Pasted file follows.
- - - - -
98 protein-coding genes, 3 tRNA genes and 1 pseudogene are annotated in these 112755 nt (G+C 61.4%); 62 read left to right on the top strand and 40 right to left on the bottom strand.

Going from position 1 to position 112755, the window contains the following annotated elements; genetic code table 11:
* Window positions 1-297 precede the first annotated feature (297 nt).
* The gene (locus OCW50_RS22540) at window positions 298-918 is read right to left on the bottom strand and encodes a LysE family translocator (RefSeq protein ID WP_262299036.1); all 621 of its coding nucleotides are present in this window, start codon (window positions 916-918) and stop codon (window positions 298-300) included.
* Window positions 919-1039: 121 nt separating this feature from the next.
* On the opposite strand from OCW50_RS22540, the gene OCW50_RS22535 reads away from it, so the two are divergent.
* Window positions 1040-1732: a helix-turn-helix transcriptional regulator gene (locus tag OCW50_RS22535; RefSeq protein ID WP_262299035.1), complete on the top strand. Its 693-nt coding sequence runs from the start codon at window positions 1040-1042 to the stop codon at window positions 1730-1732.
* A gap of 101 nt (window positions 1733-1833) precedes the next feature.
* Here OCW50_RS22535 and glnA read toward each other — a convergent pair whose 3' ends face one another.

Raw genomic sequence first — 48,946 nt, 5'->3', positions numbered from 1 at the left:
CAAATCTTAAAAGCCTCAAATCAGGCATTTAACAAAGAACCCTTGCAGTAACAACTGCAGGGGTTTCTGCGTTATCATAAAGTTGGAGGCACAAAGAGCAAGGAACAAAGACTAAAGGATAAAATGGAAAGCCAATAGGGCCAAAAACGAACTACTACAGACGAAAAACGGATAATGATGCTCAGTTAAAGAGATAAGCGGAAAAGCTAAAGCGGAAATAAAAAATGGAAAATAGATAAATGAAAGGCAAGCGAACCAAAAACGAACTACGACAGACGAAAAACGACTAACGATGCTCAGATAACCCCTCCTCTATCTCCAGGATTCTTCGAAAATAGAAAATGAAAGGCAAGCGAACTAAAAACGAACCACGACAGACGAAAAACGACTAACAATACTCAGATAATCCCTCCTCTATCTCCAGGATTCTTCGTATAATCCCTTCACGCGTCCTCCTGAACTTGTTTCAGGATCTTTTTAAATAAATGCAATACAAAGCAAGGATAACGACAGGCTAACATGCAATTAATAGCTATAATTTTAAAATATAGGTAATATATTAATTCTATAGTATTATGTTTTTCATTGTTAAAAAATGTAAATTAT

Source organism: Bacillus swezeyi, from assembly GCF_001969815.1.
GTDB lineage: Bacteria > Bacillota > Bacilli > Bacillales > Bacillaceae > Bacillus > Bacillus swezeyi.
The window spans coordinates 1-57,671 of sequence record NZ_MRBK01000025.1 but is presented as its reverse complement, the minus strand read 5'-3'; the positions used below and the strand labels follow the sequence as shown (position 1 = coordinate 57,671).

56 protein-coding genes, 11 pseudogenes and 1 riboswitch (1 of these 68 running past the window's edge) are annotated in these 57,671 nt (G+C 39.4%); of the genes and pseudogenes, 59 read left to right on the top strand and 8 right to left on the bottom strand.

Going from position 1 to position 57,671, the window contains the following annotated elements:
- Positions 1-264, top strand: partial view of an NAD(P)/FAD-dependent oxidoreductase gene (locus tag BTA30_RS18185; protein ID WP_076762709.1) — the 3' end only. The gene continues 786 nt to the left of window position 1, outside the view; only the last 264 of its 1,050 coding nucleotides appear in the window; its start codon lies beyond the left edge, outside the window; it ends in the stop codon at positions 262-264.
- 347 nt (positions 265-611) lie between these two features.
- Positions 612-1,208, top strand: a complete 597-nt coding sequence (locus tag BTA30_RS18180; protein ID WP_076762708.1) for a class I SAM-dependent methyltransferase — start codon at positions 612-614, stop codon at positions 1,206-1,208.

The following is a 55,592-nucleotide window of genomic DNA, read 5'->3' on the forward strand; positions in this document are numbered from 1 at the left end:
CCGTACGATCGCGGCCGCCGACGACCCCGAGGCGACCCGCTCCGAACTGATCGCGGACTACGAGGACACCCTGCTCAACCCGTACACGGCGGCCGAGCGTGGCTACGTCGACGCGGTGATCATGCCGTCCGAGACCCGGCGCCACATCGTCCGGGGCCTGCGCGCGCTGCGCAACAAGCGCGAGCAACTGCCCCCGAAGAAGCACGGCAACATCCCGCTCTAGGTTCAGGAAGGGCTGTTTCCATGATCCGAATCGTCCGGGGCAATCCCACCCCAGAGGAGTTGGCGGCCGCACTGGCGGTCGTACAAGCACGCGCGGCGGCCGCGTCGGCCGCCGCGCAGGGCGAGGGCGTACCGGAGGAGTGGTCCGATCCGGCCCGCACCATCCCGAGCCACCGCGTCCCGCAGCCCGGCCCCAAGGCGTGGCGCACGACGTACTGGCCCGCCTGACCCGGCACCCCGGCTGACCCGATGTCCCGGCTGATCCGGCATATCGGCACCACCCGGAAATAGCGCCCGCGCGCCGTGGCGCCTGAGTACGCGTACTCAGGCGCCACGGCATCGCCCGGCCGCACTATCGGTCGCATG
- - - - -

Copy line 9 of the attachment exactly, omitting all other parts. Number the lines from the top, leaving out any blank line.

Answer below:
* Here OCW50_RS22535 and glnA read toward each other — a convergent pair whose 3' ends face one another.